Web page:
The best outdoor writing, I believe, is about people. Nature writing can be pretty, and environmental books can be convincing, but I ultimately crave the raw emotion of fellow human beings struggling to find and protect their place in the world.People are both the problem and the solution. Good outdoor writing reconnects people to nature—not through lectures, but through living, flesh-and-blood examples of courage and commitment. We feel the landscape through them.Here are a few of my favorite classic outdoor voices and books that should be on every environmentalist’s must-read list. Instead of preachy diatribes or flowery descriptions, they inspire me with gritty, gutsy characters—some legendary, some overlooked—who stand their ground and speak for the wild.The Last American Man by Elizabeth GilbertA 21st century pioneer living nearly self-sufficiently on a wild reserve in Appalachia, Eustace Conway embodies the ideals of American masculinity—ruggedness, courage, and independence. However, those hard-fought ideals have a price. Gilbert shows us the tired, lonely man behind the bravado. A tough, buckskin-clad maverick hunts for the one thing missing from his mountain refuge: love.Into the Wild by Jon KrakauerChris McCandless is either a stupid kid or self-reliant hero. He gives away all of his savings and wanders the wild, seeking adventure and an authentic relationship with the land—until he finds himself starving to death alone in the Alaskan wilderness. Barely able to lift a pen, he scribbles this final message, which continues to haunt and shape my own life: “Happiness only real when shared.”Encounters with the Archdruid by John McPheeMcPhee masterfully captures the nuances of one of the most influential modern environmentalists, David Brower. But don’t expect classic confrontations with battle lines clearly drawn; both McPhee and Brower are far more kaleidoscopic.Zoro’s Field by Thomas Rain CroweLiving alone and off-grid in an Appalachian cabin for four years (twice as long as Thoreau) and growing nearly all of his own food, Crowe’s memoir is a modern-day Walden, filled with wisdom gleaned only through a consciously simple, self-reliant life in the wild.Ecology of a Cracker Childhood by Janisse RayRay’s hardscrabble upbringing in a south Georgia junkyard is an unlikely start for an environmental luminary, but the rusted scrap heaps of her childhood are chock full of raw, resourceful characters—including an authoritarian father who locks his family in a closet and a snuff-dipping coon hunter who introduces her to the wild woods.The Lost Grizzlies by Rick BassGrizzly bears had not been seen for 15 years in southern Colorado until a small group sets out to find them. Bass seeks more than bears, though; he is tracking wildness and the longings of the human heart, which only are revealed in the presence of something larger.Desert Solitaire by Edward AbbeyIt’s definitely the most sermonizing selection of the bunch, but Abbey’s coarse, thunderous voice crying out for the wilderness still echoes across the desert he called home. Amid his nerve-tingling adventures as a park ranger, the monkey-wrenching anarchist unleashes forceful, full-blooded pleas for the last scraps of wildlands.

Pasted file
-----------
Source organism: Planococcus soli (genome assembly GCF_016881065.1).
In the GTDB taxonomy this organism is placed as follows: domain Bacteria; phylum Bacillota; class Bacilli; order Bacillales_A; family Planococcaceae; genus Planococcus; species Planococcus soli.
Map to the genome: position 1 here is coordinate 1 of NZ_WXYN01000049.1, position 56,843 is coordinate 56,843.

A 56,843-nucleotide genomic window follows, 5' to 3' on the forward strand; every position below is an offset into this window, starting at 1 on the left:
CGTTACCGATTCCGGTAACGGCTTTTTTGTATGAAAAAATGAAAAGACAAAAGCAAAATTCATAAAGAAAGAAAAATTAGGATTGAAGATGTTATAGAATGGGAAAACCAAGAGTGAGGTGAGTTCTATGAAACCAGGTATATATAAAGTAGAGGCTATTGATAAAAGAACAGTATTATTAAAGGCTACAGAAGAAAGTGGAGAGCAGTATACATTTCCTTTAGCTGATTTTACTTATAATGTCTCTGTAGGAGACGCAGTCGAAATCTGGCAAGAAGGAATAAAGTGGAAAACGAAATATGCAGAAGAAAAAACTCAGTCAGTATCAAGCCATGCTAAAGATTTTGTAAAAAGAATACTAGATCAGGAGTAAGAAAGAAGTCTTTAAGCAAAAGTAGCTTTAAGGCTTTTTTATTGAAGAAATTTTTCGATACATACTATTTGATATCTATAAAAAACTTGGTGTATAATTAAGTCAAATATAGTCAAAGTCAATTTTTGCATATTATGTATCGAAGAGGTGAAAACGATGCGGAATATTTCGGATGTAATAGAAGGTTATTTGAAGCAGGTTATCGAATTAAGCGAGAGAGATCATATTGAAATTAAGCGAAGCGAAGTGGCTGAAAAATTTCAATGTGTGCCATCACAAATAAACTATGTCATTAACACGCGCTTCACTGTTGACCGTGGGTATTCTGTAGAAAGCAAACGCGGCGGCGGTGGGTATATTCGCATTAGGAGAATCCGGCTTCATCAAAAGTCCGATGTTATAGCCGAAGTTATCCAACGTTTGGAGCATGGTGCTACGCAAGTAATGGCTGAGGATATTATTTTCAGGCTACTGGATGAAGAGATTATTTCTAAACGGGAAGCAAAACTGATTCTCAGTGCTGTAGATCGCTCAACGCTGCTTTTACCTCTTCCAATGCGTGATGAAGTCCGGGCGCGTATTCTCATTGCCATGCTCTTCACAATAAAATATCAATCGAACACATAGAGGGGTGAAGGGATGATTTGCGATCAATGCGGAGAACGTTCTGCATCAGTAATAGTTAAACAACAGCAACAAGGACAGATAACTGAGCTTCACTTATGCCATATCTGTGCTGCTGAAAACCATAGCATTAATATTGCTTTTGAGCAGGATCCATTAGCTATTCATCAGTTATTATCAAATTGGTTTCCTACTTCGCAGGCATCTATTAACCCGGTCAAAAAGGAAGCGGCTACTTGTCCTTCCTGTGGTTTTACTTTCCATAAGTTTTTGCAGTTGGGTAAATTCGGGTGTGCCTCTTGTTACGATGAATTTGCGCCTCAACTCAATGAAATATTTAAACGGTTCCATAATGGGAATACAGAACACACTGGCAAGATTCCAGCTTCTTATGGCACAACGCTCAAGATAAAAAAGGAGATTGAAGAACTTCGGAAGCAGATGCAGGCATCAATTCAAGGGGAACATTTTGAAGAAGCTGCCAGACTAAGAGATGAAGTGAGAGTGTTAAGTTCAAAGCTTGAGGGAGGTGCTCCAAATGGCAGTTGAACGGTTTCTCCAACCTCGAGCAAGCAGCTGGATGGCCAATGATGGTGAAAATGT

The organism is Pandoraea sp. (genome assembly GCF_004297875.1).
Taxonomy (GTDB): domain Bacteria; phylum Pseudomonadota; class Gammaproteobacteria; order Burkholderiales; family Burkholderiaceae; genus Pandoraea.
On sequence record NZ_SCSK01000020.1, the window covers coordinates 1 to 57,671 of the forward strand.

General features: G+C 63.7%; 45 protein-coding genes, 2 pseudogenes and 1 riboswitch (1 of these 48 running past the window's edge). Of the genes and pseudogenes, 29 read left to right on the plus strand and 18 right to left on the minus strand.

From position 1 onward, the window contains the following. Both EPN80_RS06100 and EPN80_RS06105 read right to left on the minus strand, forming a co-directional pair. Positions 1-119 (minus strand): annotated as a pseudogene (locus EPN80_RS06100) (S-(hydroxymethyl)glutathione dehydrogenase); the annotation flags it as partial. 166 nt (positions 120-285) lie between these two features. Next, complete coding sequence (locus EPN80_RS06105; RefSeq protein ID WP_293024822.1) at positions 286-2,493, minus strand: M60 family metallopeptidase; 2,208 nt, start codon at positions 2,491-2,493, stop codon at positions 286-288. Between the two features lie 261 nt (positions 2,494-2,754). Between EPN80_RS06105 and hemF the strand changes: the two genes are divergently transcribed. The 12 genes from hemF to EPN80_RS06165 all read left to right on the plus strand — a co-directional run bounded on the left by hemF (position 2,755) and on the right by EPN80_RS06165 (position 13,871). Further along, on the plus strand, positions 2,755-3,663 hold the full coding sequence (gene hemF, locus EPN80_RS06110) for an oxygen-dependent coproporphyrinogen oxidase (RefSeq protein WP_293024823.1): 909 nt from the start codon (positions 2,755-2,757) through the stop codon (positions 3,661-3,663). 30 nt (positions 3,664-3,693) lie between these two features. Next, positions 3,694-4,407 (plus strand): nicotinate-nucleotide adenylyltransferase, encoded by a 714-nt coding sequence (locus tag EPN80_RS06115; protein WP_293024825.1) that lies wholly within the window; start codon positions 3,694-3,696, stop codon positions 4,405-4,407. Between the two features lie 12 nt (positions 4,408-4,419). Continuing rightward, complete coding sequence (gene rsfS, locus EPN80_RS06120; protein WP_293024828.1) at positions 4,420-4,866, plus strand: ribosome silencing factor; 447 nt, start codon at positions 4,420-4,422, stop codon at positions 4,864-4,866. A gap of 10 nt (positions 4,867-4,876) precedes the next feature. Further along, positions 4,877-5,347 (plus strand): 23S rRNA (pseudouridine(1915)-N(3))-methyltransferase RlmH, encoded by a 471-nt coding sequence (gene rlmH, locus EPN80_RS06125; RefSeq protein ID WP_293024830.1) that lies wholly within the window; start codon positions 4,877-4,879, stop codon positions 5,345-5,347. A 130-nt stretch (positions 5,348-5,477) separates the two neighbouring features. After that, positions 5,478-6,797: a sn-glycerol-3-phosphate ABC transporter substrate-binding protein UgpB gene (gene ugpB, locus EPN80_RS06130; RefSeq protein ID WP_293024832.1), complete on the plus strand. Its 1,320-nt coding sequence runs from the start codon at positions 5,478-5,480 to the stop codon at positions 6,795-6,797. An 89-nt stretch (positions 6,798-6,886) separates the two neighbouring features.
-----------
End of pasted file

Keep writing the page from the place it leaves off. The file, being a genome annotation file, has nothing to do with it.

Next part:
Jan 15, 2008 (CIDRAP News) – A state agriculture minister in India today confirmed that a disease outbreak involving 35,000 recent poultry deaths in West Bengal state was caused by the highly pathogenic H5N1 avian influenza virus.Anisur Rahaman, West Bengal’s minister for animal resources, told Reuters, “The outbreak is of the deadly H5N1 strain and it has been confirmed to us in a central government notification today.”Over the past few weeks, large numbers of chicken and other poultry deaths have been reported in and around the village of Margram in West Bengal’s Birbhum district, according to the Reuters report. Rahaman told the news service that a second outbreak was detected in West Bengal’s South Dinajpur district but said the sites are not adjacent.Naresh Dayal, India’s health secretary, told Reuters that medical teams have been dispatched to the area, that residents would be monitored for flulike symptoms, and that the government had adequate stockpiles of the antiviral drug osteltamivir.Officials said culling operations affecting about 400,000 birds within a 3-kilometer radius of the outbreak areas would begin tomorrow, Reuters reported.Authorities have sealed off one stretch of West Bengal’s border with Bangladesh, according to Reuters. Bangladesh is also battling H5N1 outbreaks.India’s last H5N1 outbreak in poultry occurred in July 2007 among chickens at a poultry farm in the country’s remote northeastern state of Manipur, near the border with Myanmar, according to previous reports. India has reported no human H5N1 cases.Meanwhile, animal health officials in Bangladesh said on Jan 13 that the H5N1 virus had struck a poultry farm in the northeast. The outbreak killed 500 chickens at the farm in Moulavibazar district, about 155 miles from Dhaka, the capital, according to a Jan 13 Reuters report. About 800 chickens, ducks, and other birds were culled within 1 kilometer of the outbreak site, the report said.The country’s first H5N1 outbreak was recorded in March 2007, according to previous reports. Since then, outbreaks have occurred mainly around Dhaka and in the north.In Vietnam, government officials announced that the H5N1 virus struck a flock of ducks in Thai Nguyen province in the northern part of the country, according to a Jan 11 Thanh Nien News report. On Jan 3 officials said another outbreak in the same province had also affected a duck flock, according to previous reports.In other developments, animal health experts in England have determined that the H5N1 virus strain that infected three swans at a tourist destination in Dorset County on the country’s southwest coast is similar to one that was confirmed in the Czech Republic, Romania, and Poland in 2007, according to a statement today from Hilary Benn, secretary of the United Kingdom Department of Environment, Food, and Rural Affairs (DEFRA).Benn said the H5N1 strain found in the swans is also similar to the one that caused outbreaks in November among turkeys at two Redgrave Farms sites in Suffolk.Animal health officials are conducting further tests on a few more dead mute swans at the Dorset County outbreak site, but so far all have tested negative, the UK Press Association reported on Jan 13.Earlier reports said the three infected swans were tested after they were found dead, but today’s DEFRA statement said reports suggest that two of the swans were still alive when found and were euthanized because they were injured and in poor condition.John Houston, general manager at Abbotsbury Swannery, told the Press Association that the number of dead swans at the site is lower than normal because of warmer-than-usual winter weather.See also:Jul 25, 2007, CIDRAP News story “India finds H5N1 in poultry after 1-year hiatus”Jan 15 DEFRA statement